Burton’s employers get wind of what was witnessed during Flynne’s shift and he has to admit to them that he wasn’t working at the time, so he arranges for Flynne to meet them. Someone tries to kill Flynne (because of what she witnessed), but Conner mysteriously intervenes, and the f(l)ight is on. The employers have Macon fab some headsets and Flynne starts visiting the future she will never know.

Hereafter there are too many (vague) plot points to consider, and I don’t remember some of them because they were not explicit enough for me to understand enough to remember (or care). All I know is that the employers (along with Lowbeer) start helping Flynne for reasons that are not clear, and Flynne’s cohort play along for equally unclear reasons: Lev and co.’s motivation seems to be no more than curiosity (again, there are some fleeting mentions of him scouting investment opportunities, but that’s it); and Flynne’s cohort seem to play along because they are bored and have little else to do (they are paid some money through ambiguous means, and it becomes vague that they need protection from the London characters, but this emerges only later, by which time I had lost any real interest and was only reading because I wanted to finish the book). I don’t really feel like untangling the plot points or the characters’ motivations, because if Gibson didn’t bother making it clear, then why should I decipher it? Maybe his books are worth deciphering, but I’ve just not been in the mood for that lately and I’m not sure I want to invest the time. There’s a review here that suggests it wasn’t just me:

[The plot] becomes progressively more of a slog to get through as the novel goes on. The writing is often clumsy, ponderous and uncomfortable where Gibson is usually nimble, which is partially due to the complexity of the timelines. […] As the plot becomes even messier and more convoluted, it starts to break down, like massive siege weapon that starts to shake apart when battle-tested.

There were some cool over-arching ideas that do warrant mentioning, such as the “jackpot” and Gibson’s take on “evil” being just an extension of ordinary human baseness, not some pathology that only a few people suffer from but a natural consequence of greed, which any human is susceptible to.

The jackpot is mentioned a few times and it becomes clear enough that this is the cataclysmic event that separates pre-apocalypse America from post-apocalypse London, but Netherton eventually spills to Flynne (for no good plausibile reason) that the jackpot was not some single event that caused the apocalypse, but the cumulative effect of numerous idiot-human mistakes over a period of many generations. This is when Gibson makes room to come in and allude to the idea that eras rarely seem like eras at the time, and are only categorised as such through the lense of history and its retrospective narratives – hindsight being 20-20. A Goodreadser who seems to have been taken by the book has extracted the following quote about this, which I admit was a good one:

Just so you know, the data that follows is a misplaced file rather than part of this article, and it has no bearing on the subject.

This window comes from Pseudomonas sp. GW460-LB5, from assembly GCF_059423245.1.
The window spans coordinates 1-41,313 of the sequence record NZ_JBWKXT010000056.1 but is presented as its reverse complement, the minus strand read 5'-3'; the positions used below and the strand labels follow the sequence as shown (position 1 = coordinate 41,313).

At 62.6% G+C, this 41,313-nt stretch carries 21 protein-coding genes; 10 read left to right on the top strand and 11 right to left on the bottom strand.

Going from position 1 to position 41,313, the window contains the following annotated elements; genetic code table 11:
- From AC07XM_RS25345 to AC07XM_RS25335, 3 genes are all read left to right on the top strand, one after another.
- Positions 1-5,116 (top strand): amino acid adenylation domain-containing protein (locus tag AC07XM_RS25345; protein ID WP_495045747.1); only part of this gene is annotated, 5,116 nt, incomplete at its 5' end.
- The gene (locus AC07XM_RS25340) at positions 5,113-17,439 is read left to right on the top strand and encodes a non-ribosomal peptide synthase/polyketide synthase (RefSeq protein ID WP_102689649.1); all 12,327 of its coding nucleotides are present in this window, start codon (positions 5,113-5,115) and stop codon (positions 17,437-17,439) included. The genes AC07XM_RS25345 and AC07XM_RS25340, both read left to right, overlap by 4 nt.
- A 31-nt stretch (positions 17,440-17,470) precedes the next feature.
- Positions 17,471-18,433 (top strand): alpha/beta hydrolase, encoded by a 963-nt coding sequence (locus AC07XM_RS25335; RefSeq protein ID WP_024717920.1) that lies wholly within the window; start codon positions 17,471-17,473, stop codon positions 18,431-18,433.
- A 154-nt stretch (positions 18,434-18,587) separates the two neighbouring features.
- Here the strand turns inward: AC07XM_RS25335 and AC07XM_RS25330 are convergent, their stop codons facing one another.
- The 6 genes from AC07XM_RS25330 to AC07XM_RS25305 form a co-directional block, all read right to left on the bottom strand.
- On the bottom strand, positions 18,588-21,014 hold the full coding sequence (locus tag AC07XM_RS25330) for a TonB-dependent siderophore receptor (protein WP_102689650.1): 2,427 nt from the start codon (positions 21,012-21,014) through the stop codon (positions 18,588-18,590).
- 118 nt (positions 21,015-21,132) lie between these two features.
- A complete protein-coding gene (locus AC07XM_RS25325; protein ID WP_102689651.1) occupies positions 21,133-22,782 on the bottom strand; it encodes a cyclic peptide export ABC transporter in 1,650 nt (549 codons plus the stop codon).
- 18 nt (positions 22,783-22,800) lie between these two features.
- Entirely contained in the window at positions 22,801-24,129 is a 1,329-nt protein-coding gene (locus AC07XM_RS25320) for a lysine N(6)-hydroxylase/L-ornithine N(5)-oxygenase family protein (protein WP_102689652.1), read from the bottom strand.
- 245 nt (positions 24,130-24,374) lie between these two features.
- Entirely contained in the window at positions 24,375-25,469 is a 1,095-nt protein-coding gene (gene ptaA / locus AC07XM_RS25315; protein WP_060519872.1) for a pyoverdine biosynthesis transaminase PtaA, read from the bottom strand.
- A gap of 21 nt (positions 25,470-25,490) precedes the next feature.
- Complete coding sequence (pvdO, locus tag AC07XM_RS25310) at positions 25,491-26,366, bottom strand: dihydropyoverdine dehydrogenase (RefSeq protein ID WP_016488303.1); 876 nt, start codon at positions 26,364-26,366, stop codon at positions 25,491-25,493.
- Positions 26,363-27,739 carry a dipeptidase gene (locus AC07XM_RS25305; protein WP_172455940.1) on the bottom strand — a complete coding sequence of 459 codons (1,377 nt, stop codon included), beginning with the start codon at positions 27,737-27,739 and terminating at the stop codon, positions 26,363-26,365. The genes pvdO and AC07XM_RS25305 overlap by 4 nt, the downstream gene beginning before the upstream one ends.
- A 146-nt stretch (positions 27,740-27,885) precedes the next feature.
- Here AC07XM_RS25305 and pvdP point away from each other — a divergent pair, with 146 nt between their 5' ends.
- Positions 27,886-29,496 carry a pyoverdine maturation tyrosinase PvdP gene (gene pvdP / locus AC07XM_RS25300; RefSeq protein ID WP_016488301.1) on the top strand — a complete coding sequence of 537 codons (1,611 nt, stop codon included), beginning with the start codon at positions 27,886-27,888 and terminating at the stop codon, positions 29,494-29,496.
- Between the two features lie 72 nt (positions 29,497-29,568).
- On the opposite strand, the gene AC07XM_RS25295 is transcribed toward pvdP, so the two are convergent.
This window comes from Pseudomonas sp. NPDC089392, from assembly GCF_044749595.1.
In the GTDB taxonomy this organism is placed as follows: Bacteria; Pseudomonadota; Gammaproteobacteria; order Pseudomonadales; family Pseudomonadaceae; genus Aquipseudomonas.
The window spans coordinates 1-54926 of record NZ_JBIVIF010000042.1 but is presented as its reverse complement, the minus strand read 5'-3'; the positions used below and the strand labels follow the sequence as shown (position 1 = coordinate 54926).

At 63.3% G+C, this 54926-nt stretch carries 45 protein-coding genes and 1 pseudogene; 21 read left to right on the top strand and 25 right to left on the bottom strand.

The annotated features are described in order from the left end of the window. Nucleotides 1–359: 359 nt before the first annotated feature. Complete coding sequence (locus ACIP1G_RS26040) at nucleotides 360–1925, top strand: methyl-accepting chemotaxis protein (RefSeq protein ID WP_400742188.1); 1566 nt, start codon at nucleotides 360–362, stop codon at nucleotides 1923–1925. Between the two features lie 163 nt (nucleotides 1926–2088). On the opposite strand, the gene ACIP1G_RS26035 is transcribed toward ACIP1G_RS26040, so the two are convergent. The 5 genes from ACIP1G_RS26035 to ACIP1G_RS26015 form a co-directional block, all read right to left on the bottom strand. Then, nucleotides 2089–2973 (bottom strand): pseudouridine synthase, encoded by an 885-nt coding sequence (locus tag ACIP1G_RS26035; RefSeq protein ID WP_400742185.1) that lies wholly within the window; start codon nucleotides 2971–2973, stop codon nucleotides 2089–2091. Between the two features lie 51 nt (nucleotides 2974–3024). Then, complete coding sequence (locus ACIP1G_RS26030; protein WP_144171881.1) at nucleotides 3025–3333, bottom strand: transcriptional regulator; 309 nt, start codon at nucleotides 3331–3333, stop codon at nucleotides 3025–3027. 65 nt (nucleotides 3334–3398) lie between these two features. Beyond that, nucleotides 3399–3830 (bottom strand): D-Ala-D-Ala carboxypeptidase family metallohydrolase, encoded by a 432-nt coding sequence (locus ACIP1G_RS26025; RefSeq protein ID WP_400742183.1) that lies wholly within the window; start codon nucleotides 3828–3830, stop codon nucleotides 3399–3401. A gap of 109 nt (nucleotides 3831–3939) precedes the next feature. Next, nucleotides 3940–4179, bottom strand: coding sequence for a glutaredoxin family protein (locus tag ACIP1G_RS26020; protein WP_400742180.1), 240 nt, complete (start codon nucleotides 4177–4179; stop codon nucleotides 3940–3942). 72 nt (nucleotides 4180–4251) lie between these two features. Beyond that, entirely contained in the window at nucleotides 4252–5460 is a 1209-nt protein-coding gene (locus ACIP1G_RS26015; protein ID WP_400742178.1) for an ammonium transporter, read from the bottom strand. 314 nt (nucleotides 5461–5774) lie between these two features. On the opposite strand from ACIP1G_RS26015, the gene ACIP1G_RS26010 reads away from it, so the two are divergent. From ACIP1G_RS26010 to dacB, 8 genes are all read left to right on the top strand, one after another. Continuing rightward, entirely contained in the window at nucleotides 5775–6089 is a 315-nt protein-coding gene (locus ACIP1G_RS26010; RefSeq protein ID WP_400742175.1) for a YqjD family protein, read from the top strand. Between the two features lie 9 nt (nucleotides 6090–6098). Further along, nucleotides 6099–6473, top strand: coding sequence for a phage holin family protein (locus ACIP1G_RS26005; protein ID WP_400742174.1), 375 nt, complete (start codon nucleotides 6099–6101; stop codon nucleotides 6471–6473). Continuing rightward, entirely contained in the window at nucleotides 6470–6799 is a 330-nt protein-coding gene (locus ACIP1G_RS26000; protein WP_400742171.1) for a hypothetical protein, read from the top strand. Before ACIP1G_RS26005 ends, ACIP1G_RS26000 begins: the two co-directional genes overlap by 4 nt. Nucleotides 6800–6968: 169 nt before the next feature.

“Eras are conveniences, particularly for those who never experienced them. We carve history from totalities beyond our grasp. Bolt labels on the result. Handles. Then speak of the handles as though they were things in themselves.”

Netherton explains that the jackpot was “caused” by an economic climate that lead to environmental climate change that eventually become unstoppable (cf. Tim Flannery’s The Weather Makers). This is where Gibson drops in a few more ideas that might justify the blurb’s emphasis on a “story which gets right to the heart of the way we live now”, though the rest of the novel doesn’t really do this on a day-to-day basis (unless it does and I just wasn’t paying attention for the right signs), and dropping this ideas-nugget in as an implausible plot-point just doesn’t fly for me as a reader. There’s something important about making sure the story resonates, as well as the themes/ideas. Telling a second-class story and name-dropping some world-class ideas just doesn’t do the ideas justice, I reckon.

The way he depathologises “evil” is a great idea, though it also is just dropped in through Lowbeer at the end. She disabuses us of the notion that people who do evil are some other subhuman species, which shines a spotlight (however indirectly) on the idea that if evil is not a pathology, a deformation, or some kind of aberation, then every human (among even all our goodness) is somehow capable of the sort of “evil”/behaviour that would lead to something like the jackpot. In the context of Netherton helping Flynne understand that her world is in the depths of the beginning of the jackpot, which implies that our world as we know it is approaching something similar, this depathologising of evil makes us all complicit in the potential future that is half-depicted in the London world. (It is half-depicted, but depicted enough that we understand we don’t want to end up realising the kleptocracy that Netherton so despises.) So on this level I really appreciate what Gibson is doing, and for this reason I have more time for his books than I thought I would throughout the opening, middle and even the approach to the end of this one.